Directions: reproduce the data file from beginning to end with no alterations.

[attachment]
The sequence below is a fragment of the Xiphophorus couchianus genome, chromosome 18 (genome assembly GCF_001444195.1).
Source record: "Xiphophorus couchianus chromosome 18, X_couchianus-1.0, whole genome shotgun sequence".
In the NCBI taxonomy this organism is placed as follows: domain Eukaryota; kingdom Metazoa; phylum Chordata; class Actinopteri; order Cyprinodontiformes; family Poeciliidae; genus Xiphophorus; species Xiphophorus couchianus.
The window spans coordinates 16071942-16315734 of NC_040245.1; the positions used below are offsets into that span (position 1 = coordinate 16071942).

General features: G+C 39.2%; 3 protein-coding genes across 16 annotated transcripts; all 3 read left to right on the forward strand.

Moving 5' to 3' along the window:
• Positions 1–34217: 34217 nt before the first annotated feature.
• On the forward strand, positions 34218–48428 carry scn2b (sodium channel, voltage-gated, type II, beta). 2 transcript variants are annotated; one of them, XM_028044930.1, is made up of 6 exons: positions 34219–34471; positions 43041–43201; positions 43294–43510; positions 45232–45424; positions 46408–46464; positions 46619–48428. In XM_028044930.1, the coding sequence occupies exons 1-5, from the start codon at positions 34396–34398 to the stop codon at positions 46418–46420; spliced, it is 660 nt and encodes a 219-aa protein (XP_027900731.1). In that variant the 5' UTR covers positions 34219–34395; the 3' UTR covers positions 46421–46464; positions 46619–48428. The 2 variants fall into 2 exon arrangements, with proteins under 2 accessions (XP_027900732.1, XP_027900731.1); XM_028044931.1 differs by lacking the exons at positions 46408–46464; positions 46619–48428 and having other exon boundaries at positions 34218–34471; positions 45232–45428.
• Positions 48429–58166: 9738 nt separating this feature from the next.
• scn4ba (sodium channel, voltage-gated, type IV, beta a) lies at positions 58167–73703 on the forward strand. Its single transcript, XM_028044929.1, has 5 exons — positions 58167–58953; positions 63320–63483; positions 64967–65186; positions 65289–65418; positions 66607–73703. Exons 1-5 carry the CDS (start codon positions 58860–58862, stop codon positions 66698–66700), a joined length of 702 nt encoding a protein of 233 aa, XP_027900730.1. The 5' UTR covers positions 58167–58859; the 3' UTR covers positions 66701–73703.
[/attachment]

The sequence below is a fragment of the Xiphophorus couchianus genome, chromosome 18 (genome assembly GCF_001444195.1).
Source record: "Xiphophorus couchianus chromosome 18, X_couchianus-1.0, whole genome shotgun sequence".
In the NCBI taxonomy this organism is placed as follows: domain Eukaryota; kingdom Metazoa; phylum Chordata; class Actinopteri; order Cyprinodontiformes; family Poeciliidae; genus Xiphophorus; species Xiphophorus couchianus.
The window spans coordinates 16071942-16315734 of NC_040245.1; the positions used below are offsets into that span (position 1 = coordinate 16071942).

General features: G+C 39.2%; 3 protein-coding genes across 16 annotated transcripts; all 3 read left to right on the forward strand.

Moving 5' to 3' along the window:
• Positions 1–34217: 34217 nt before the first annotated feature.
• On the forward strand, positions 34218–48428 carry scn2b (sodium channel, voltage-gated, type II, beta). 2 transcript variants are annotated; one of them, XM_028044930.1, is made up of 6 exons: positions 34219–34471; positions 43041–43201; positions 43294–43510; positions 45232–45424; positions 46408–46464; positions 46619–48428. In XM_028044930.1, the coding sequence occupies exons 1-5, from the start codon at positions 34396–34398 to the stop codon at positions 46418–46420; spliced, it is 660 nt and encodes a 219-aa protein (XP_027900731.1). In that variant the 5' UTR covers positions 34219–34395; the 3' UTR covers positions 46421–46464; positions 46619–48428. The 2 variants fall into 2 exon arrangements, with proteins under 2 accessions (XP_027900732.1, XP_027900731.1); XM_028044931.1 differs by lacking the exons at positions 46408–46464; positions 46619–48428 and having other exon boundaries at positions 34218–34471; positions 45232–45428.
• Positions 48429–58166: 9738 nt separating this feature from the next.
• scn4ba (sodium channel, voltage-gated, type IV, beta a) lies at positions 58167–73703 on the forward strand. Its single transcript, XM_028044929.1, has 5 exons — positions 58167–58953; positions 63320–63483; positions 64967–65186; positions 65289–65418; positions 66607–73703. Exons 1-5 carry the CDS (start codon positions 58860–58862, stop codon positions 66698–66700), a joined length of 702 nt encoding a protein of 233 aa, XP_027900730.1. The 5' UTR covers positions 58167–58859; the 3' UTR covers positions 66701–73703.